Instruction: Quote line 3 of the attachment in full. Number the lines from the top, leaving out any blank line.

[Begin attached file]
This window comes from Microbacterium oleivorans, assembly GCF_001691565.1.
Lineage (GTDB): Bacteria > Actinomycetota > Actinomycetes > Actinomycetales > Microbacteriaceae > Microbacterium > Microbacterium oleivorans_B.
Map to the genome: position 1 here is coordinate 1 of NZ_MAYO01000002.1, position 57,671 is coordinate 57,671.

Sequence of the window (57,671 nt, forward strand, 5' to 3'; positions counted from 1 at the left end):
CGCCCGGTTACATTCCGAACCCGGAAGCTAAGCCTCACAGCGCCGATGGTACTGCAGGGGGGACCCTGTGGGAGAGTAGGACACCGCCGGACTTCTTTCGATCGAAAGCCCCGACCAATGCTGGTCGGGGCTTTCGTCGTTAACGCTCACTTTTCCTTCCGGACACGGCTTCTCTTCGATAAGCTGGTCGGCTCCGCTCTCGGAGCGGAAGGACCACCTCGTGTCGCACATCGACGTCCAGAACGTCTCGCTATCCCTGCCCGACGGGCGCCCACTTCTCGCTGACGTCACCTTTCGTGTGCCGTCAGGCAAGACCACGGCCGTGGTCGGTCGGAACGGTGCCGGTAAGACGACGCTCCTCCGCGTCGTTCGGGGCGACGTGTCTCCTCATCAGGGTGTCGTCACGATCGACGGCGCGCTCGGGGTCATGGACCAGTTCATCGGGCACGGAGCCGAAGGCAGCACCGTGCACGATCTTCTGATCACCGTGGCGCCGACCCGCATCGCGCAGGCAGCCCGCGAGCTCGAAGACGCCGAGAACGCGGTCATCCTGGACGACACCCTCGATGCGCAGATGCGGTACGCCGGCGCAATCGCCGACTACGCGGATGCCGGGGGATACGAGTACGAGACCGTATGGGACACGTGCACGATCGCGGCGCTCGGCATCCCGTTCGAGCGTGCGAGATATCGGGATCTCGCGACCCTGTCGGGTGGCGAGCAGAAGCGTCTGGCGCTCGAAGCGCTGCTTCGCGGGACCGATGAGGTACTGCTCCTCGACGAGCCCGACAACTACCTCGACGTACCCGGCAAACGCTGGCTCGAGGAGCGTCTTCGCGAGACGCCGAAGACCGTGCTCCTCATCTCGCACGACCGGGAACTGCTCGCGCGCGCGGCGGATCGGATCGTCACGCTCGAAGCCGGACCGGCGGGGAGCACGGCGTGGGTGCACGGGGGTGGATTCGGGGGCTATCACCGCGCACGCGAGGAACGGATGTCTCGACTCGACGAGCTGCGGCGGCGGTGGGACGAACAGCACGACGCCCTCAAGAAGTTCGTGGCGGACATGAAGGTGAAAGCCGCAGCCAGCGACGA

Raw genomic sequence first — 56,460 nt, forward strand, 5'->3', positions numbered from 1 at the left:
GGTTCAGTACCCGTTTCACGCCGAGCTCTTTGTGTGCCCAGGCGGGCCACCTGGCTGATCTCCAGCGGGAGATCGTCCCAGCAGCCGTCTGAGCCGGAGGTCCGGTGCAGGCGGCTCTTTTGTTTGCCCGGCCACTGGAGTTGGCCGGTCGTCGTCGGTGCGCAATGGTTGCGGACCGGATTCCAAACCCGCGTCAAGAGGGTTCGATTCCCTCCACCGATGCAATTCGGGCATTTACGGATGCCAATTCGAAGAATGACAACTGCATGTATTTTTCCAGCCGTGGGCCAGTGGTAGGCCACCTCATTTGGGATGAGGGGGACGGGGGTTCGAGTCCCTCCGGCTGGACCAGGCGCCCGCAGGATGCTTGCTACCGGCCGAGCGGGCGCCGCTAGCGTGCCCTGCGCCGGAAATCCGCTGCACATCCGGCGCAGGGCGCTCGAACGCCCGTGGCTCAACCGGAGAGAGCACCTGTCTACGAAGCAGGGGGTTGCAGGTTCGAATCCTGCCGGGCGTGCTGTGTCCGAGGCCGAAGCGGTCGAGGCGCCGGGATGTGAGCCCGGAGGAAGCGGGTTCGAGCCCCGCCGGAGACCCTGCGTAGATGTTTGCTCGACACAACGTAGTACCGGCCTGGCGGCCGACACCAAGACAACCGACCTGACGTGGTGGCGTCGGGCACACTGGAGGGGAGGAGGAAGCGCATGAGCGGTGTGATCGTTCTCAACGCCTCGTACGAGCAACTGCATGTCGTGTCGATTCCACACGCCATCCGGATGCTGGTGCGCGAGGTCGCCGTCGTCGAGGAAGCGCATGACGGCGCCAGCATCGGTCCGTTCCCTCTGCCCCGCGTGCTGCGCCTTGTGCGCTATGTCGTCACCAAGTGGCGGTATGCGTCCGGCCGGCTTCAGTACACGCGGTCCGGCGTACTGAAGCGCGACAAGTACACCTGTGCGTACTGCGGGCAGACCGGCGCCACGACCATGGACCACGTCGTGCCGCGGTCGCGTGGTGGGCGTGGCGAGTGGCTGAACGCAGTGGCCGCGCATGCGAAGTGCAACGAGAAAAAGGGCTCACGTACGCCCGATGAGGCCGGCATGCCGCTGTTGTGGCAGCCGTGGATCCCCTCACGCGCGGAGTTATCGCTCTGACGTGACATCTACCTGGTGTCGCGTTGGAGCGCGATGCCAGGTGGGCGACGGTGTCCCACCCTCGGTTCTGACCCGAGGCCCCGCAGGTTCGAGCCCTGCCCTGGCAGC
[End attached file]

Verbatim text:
Map to the genome: position 1 here is coordinate 1 of NZ_MAYO01000002.1, position 57,671 is coordinate 57,671.